Richard Davis shot himself 192 times—literally shot himself, usually on camera, while demonstrating the modern concealed carry bulletproof vest invented in the 1970s. It can be argued that no one in the history of mankind has shot himself so many times.

Why. Would like to they.

As we see in Ramin Bahrani’s fascinating documentary “Second Chances,” the narcissistic, self-aggrandizing, friendly, outwardly friendly, furiously obstinate and complacent Davis also shot himself figuratively several times. Bahrani (director of such films as “Man Push Cart” and “Chop Shop”) also serves as off-camera interviewer and narrator, and as he says at the beginning of this story, Davis repeatedly recounted those shootings. Risked his life with the demonstrations. Part of his effort to save thousands of lives with his invention, but ultimately put over 100,000 lives at risk when he oversaw the manufacturing and marketing of a later version of the vest that was tragically problematic.

Along the way, Davis turned himself into a folk hero, earning millions of dollars, creating hundreds of jobs and watching his invention become a staple with law enforcement and military personnel in a classic tale of the Great American Dream—which Eventually the nightmare turned.

Director Bahren wisely avoided complicated time-shifting narratives, re-creations or flashy graphics, recognizing that he had more than enough material in existing archival footage and snippets from the crude “Dirty Harry” knockoff films Davies made as his product. As well as currently produced. -Interviews with several of the key players in this story. Front and center is Davis, who comes forward when he wants to be forthcoming, cagey when he wants to, and always portrays himself as the downhome hero of his own story.

Davis was operating a few pizza parlors in Detroit in 1969 when he was cornered by three gunmen during a delivery, used a .22 to defend himself, but died after being shot in his leg and right temple. was injured. After one of his pizza shops burned down, Davis turned to a very different business plan – designing, manufacturing and marketing a relatively lightweight bulletproof vest that could be worn under clothing. (Later in the film, we are told that he had no insurance policy on the pizza joint, despite Davis’ repeated claims that he had taken out a policy less than a week before the fire.) His dramatic origin story is also called into question when no reliable police reports or news stories about the incident can be found.)

driving from police station to police station to demonstrate their product, publishing a catalog called “Sex and Violence”, using bikini-clad models to help market the vest, and making those aforementioned cheap movies In 1967, Davis turned to Second Chance Body Armor Company. A multimillion-dollar American success story. As Davis recounts in his characteristic awkwardness, “I told my wife we ​​could go to K-Mart and buy whatever we wanted. … [It was] Redneck Nirvana.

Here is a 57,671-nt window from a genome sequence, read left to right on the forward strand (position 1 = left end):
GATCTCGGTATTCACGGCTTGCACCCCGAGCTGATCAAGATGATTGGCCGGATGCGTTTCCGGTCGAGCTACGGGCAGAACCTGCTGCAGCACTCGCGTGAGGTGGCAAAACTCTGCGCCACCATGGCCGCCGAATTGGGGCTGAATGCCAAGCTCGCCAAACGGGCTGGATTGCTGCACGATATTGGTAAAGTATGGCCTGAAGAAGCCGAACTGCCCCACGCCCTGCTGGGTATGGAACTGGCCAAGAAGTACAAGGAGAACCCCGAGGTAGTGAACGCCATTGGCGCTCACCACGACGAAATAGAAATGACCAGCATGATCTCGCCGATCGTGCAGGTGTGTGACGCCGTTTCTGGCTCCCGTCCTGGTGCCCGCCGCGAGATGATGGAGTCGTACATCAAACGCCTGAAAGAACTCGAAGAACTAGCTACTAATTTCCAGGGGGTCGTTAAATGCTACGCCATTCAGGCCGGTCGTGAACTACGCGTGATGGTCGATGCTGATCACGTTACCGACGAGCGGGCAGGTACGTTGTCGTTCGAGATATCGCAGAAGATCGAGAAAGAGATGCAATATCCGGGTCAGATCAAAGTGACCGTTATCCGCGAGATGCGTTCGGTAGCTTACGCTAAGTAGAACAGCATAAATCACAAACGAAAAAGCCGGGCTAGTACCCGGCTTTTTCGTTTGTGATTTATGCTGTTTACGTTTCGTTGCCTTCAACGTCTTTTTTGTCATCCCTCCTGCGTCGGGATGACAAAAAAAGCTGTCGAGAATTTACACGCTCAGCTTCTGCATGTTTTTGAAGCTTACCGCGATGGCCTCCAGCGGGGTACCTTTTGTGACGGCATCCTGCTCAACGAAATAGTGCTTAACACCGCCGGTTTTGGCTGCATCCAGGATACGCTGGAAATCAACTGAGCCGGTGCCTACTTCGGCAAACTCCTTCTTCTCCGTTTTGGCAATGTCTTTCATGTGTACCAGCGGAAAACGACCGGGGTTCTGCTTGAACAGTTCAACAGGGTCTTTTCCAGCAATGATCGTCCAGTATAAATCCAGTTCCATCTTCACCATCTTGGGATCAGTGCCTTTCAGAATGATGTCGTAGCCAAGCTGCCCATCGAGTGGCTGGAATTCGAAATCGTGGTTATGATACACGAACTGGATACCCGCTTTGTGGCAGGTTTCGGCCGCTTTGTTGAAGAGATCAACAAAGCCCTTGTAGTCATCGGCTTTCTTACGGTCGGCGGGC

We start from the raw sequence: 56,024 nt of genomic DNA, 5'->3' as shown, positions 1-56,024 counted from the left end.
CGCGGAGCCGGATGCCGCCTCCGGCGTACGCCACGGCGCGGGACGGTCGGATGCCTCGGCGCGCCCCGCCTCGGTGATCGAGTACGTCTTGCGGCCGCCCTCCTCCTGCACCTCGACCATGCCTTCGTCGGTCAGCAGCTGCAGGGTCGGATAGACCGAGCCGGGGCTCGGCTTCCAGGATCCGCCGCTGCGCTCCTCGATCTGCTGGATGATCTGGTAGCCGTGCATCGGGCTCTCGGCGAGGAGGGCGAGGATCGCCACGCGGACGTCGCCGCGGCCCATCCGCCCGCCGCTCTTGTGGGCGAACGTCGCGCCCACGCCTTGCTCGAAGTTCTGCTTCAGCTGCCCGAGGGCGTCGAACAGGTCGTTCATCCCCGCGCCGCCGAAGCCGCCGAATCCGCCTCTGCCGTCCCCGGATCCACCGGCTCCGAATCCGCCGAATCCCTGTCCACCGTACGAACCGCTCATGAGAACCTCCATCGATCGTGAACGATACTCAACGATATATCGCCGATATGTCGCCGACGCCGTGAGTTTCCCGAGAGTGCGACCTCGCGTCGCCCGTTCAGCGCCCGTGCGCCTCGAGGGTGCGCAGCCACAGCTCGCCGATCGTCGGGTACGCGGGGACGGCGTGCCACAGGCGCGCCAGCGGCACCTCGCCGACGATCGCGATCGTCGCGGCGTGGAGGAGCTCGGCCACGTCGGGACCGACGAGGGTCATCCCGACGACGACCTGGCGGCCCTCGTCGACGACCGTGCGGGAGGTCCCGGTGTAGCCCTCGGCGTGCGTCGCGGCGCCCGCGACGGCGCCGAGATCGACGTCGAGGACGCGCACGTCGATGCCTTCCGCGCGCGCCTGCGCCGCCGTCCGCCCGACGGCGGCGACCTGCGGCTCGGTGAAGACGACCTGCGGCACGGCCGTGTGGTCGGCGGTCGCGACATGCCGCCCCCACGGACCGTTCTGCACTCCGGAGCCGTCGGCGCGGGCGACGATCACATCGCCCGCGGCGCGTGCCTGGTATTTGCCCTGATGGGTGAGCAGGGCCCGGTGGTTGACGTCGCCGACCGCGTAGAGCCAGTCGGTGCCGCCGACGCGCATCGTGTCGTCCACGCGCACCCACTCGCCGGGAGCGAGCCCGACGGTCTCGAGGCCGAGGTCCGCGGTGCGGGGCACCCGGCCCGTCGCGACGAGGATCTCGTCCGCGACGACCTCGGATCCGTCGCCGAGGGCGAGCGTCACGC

Davis, headquartered in Central Lakes, Michigan, became the city’s largest employer and a larger-than-life figure who held annual fireworks shows on his sprawling property and hosted week-long shooting competitions. (When a canister exploded at a 1997 show, killing one person and injuring 15 others, Davis blamed the fireworks’ manufacturer and complained, “Everybody’s pointing at me, like That it was my fault.”) Meanwhile, Davis keeps up a running tally. Among the law enforcement personnel who credit his invention with saving their lives—literally hundreds of people.

After 9/11, as the US military and domestic law enforcement officials stockpiled the vest, Davis and Second Chance sold a next-generation vest using Xylon, which was lighter, thinner and reportedly stronger. But by 2002, it was clear that Xylon was rapidly eroding, putting thousands of lives at risk.

In one of the film’s most compelling scenes, we hear from the widow of an Oceanside, California, police officer who was shot and killed despite wearing a xylon vest. Richard states that the officer was killed by a bullet that ricocheted off the vest, but the official report indicates that two bullets went through the vest. After Second Chance eventually reached a settlement in that case and paid settlements totaling $65 million, Richard lost the company, declared bankruptcy, suffered a heart attack, and was divorced.

Still, he continues to portray himself as hero and victim, even in the form of explicit metaphors about bulletproof vest fibers and ethical fiber piles. (In another wrinkle, Davis’ son, Matt, has found success with the Armor Express body armor manufacturing company.) There’s something unique about the story of the former pizza guy who invented the modern concealable bulletproof vest, and Richard Davis. It’s not about to be skeptical about their origin story or to be skeptical about some horrific mis-steps that got in the way of that story.

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